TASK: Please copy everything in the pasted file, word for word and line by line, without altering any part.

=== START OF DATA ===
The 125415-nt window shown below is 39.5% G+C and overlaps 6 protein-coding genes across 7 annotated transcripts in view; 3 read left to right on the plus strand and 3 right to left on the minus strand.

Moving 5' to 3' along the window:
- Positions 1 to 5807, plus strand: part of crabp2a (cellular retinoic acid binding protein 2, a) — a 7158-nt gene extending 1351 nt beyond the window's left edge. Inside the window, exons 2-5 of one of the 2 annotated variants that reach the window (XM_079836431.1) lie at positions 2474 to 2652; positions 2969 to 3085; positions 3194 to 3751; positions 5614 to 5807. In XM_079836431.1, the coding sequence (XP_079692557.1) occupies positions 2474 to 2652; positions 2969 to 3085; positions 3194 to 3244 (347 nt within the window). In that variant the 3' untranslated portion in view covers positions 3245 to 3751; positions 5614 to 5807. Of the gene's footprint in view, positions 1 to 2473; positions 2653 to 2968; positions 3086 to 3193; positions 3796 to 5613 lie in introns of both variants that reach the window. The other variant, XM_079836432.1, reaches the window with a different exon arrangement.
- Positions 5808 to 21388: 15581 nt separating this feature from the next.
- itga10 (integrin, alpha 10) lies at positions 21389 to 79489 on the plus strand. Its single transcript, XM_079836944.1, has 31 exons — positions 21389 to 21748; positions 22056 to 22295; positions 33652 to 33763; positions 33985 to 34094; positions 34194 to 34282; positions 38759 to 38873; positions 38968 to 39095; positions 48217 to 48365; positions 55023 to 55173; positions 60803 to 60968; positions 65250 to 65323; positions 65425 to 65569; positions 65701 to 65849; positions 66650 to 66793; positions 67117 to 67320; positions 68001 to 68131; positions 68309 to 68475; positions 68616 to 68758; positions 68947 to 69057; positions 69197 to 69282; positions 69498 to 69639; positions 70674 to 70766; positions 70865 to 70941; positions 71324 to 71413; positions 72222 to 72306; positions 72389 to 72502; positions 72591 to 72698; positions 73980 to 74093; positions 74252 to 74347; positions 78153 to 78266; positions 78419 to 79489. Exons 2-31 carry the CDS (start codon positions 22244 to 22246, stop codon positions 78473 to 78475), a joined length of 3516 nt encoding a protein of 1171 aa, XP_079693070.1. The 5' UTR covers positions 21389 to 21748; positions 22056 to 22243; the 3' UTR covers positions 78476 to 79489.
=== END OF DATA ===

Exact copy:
The 125415-nt window shown below is 39.5% G+C and overlaps 6 protein-coding genes across 7 annotated transcripts in view; 3 read left to right on the plus strand and 3 right to left on the minus strand.

Moving 5' to 3' along the window:
- Positions 1 to 5807, plus strand: part of crabp2a (cellular retinoic acid binding protein 2, a) — a 7158-nt gene extending 1351 nt beyond the window's left edge. Inside the window, exons 2-5 of one of the 2 annotated variants that reach the window (XM_079836431.1) lie at positions 2474 to 2652; positions 2969 to 3085; positions 3194 to 3751; positions 5614 to 5807. In XM_079836431.1, the coding sequence (XP_079692557.1) occupies positions 2474 to 2652; positions 2969 to 3085; positions 3194 to 3244 (347 nt within the window). In that variant the 3' untranslated portion in view covers positions 3245 to 3751; positions 5614 to 5807. Of the gene's footprint in view, positions 1 to 2473; positions 2653 to 2968; positions 3086 to 3193; positions 3796 to 5613 lie in introns of both variants that reach the window. The other variant, XM_079836432.1, reaches the window with a different exon arrangement.
- Positions 5808 to 21388: 15581 nt separating this feature from the next.
- itga10 (integrin, alpha 10) lies at positions 21389 to 79489 on the plus strand. Its single transcript, XM_079836944.1, has 31 exons — positions 21389 to 21748; positions 22056 to 22295; positions 33652 to 33763; positions 33985 to 34094; positions 34194 to 34282; positions 38759 to 38873; positions 38968 to 39095; positions 48217 to 48365; positions 55023 to 55173; positions 60803 to 60968; positions 65250 to 65323; positions 65425 to 65569; positions 65701 to 65849; positions 66650 to 66793; positions 67117 to 67320; positions 68001 to 68131; positions 68309 to 68475; positions 68616 to 68758; positions 68947 to 69057; positions 69197 to 69282; positions 69498 to 69639; positions 70674 to 70766; positions 70865 to 70941; positions 71324 to 71413; positions 72222 to 72306; positions 72389 to 72502; positions 72591 to 72698; positions 73980 to 74093; positions 74252 to 74347; positions 78153 to 78266; positions 78419 to 79489. Exons 2-31 carry the CDS (start codon positions 22244 to 22246, stop codon positions 78473 to 78475), a joined length of 3516 nt encoding a protein of 1171 aa, XP_079693070.1. The 5' UTR covers positions 21389 to 21748; positions 22056 to 22243; the 3' UTR covers positions 78476 to 79489.